Wal-Mart sued over temporary agency hours

Wal-Mart Stores Inc is being slapped with a lawsuit that claims that the world's largest retailer and its staffing agencies broke federal minimum wage and overtime laws by requiring temporary workers to appear early for work, stay late to complete work and work through lunches and breaks without compensation.

According to the proposed class action suit that was filed yesterday in the US District Court of Illinois Eastern Division, Labor Ready and QPS, two of the staffing agencies that the discounter used in the Chicago area, failed to provide workers assigned to the Wal-Mart stores with required employment information.

The suit also claims that Wal-Mart itself failed to keep accurate records of workers' time.
That has made it difficult for workers to make claims that they were not paid by the temporary agencies for all hours worked.

The suit also claims that the discounter and its staffing agencies also failed to pay the plaintiffs and others in similar situations a minimum of four hours pay on days when they were contracted for work, but not used for a minimum of four hours as required by Illinois law. That prevented the workers from looking for other jobs.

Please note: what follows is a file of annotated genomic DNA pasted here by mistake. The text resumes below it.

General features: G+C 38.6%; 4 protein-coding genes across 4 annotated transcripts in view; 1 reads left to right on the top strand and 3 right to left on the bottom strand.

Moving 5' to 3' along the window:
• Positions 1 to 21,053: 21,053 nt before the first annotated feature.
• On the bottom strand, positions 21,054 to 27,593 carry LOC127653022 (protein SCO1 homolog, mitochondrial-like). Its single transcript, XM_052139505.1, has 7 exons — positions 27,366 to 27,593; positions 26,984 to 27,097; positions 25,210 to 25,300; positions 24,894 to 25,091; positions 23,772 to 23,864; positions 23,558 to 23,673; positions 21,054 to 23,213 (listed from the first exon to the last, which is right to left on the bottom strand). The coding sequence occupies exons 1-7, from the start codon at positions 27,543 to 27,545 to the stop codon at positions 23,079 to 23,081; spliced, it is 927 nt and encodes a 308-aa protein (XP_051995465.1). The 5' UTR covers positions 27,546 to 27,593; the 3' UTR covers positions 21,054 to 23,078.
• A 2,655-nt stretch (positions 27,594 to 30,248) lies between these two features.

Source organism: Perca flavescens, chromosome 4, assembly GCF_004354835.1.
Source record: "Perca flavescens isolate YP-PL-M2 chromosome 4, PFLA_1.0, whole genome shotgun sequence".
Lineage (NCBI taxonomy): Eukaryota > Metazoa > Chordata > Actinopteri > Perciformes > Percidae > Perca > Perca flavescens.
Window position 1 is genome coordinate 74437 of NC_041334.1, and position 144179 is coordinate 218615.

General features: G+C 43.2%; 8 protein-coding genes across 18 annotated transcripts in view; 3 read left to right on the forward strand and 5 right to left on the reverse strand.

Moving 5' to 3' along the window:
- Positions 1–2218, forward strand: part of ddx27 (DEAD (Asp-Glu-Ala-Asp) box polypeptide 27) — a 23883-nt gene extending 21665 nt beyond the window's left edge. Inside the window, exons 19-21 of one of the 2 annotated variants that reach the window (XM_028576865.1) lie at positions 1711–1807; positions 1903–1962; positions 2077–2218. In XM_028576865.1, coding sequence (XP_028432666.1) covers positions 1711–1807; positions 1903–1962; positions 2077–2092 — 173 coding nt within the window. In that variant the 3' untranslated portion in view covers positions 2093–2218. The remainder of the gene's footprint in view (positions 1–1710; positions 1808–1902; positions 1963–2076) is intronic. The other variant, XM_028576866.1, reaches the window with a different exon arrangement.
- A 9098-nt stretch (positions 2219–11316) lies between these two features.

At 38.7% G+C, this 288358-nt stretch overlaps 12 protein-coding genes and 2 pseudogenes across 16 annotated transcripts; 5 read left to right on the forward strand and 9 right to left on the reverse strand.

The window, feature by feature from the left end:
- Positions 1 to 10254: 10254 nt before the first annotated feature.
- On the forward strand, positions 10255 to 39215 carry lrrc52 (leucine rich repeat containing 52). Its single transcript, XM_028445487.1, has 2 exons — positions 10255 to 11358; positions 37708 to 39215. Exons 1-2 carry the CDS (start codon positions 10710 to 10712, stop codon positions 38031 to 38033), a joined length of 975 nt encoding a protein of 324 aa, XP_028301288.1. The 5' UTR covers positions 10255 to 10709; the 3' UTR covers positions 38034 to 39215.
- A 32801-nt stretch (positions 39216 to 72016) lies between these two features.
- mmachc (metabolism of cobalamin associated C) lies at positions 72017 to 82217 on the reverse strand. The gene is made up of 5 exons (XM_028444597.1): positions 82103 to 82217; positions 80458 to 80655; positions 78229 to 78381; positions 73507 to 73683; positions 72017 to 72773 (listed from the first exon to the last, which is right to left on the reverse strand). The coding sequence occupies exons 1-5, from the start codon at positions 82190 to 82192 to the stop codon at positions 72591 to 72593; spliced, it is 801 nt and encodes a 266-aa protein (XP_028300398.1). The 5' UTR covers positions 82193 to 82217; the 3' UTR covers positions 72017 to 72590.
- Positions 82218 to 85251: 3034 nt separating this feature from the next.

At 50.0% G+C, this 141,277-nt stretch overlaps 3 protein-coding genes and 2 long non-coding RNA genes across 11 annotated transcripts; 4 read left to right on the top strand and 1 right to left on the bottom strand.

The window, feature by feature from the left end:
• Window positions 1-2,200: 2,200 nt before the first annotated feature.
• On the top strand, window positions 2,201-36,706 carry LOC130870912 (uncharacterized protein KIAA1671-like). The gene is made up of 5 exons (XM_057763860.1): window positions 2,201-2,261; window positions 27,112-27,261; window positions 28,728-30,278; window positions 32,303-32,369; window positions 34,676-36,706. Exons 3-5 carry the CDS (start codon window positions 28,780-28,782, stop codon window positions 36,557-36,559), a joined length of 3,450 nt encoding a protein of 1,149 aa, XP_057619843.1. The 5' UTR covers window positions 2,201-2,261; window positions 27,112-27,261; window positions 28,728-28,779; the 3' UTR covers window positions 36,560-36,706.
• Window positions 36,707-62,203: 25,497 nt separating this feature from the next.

According to the suit, the alleged violations occurred beginning in early 2009 and continue up until the present time.

The suit seeks all unpaid wages for the workers and calls for an injunction against Wal-Mart and its temporary agencies preventing them from future violations of state labor laws.

Neither Wal-Mart, based in Bentonville, Arkansas, nor Labor Ready immediately responded to requests for comment.

Diane Gadzalinski, QPS's director of human resources, said she is currently reviewing the matter

The suit comes just after Wal-Mart faced a worker walk-out earlier this month ahead of its annual investor meeting that expanded to about dozen states.

Still, the number of employees involved was less than 200, according to union officials.
That's a tiny fraction of Wal-Mart's US workforce of 1.3 million workers at its namesake division.

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